I loved this book and used to pour over the details in the pictures. It’s full of funny stories set all over the world, from Italy to Ireland, and I loved it so much I used to sleep with it under my pillow.

2/ Ballet Shoes by Noel Streatfeild

Image from the Ballet Shoes Television Movie Starring Emma Watson
Image from the Ballet Shoes Television Movie Starring Emma Watson

I took ballet classes for years and always dreamed of one day being a ballerina. It was not to be, but reading about ballet and watching ballet is the next best thing. I even wrote about ballet in Ask Amy Green: Dancing Daze.

3/ Heidi by Johanna Spyriheidi

How I wanted to live in the Swiss Alps with a kind grandfather after this story was read to me. It’s such a wonderful tale, of friendship, overcoming hardship and being yourself.

4/ Anne of Green Gables by L M Montgomery

Anne from Anne of Green Gables
Anne from Anne of Green Gables

I’ve always admired Anne ‘with an e’ – she’s one of my favourite characters of all time. I like to think we’d be kindred spirits if we ever met. She has such a fun, feisty and true nature. This book left a lasting impression on me as a young reader.

5/ Are You There, God? It’s Me, Margaret by Judy Blume

Are You There, God? It's Me, Margaret
Are You There, God? It’s Me, Margaret

I re-read this every year to remind myself what it feels like to be thirteen. It’s over 40 years old now but is still as fresh and funny as the day it was published. I first read it as a teenager, adored her honesty and humour, and Judy has been one of my favourite writers ever since.

6/ The O’Sullivan Twins by Enid Blyton

And pretty much all Enid Blyton’s books! I read my through them and adored their ‘Englishness’.

7/ New Patches for Old by Christobel Mattingley

New Patches for Old
New Patches for Old

This book was a real eye opener and I’ve never forgotten it. Patricia or ‘Patches’ is an English girl who has moved to Australia with her family. She has to deal with making new friends, adapting to a new life and growing up. Her new life isn’t always easy, but she deals with everything that is thrown at her with good humour and honesty. I was about twelve when I read this book and it was the first time I’d come across a girl getting her period for the first time in any book – and I was so grateful that someone had written about this (I was anxious about the whole thing, as many teens were in those days as it wasn’t talked about much – things are a lot more open now, thank goodness), a subject that is also dealt with in Are You There, God? It’s Me, Margaret.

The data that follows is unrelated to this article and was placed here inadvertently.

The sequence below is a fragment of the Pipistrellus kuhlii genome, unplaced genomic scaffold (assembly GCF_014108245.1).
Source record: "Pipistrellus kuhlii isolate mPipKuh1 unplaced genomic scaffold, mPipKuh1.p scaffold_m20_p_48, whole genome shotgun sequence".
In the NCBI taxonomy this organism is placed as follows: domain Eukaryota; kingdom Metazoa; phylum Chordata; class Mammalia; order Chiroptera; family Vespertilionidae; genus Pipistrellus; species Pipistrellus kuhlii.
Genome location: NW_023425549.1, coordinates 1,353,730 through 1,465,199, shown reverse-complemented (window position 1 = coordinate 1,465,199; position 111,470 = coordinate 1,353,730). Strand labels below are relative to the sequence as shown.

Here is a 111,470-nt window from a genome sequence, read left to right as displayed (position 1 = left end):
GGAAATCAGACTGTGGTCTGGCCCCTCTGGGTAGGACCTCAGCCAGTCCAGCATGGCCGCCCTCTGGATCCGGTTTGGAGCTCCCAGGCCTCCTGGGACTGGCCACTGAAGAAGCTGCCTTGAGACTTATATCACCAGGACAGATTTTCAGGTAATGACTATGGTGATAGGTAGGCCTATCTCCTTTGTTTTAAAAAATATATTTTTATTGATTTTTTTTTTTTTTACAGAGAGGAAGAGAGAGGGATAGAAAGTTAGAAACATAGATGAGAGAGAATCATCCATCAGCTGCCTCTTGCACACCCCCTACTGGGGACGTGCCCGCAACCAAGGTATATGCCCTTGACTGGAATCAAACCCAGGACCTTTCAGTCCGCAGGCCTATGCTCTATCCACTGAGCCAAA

Both these books inspired me to write Ask Amy Green: Summer Secrets. Amy gets her period during her summer holidays and rings her aunt, Clover (who is 17 and also her great friend) to ask for advice.

Often people say there were no teenage books in the 1970s but there were – including this one. I’m so glad I read it, it really did make a difference to my life.

These are some of the books that made me. What books made YOU? I’d love to know!

Yours in books,

Sarah XXX

This blog first appeared on Girls Hearts Books website.

I’ve always been fascinated by dolphins and whales. When I was nine I tried to teach myself how to speak humpback whale by listening to a plastic record of their amazing song. Strange but true! The record came attached to a copy of National Geographic magazine and it was one of my prized possessions.

My latest book

Every day after school I’d shut myself in my room and wail and moan like a humpback. My mum used to rush into my room, thinking I was sick. If you’ve ever heard a humpback whale singing you’ll know what I mean.

There are lots of dolphins in the waters around Ireland, especially the west coast and I’ve been lucky to see them on many occasions. I’ve seen whales too, in both Ireland and New Zealand.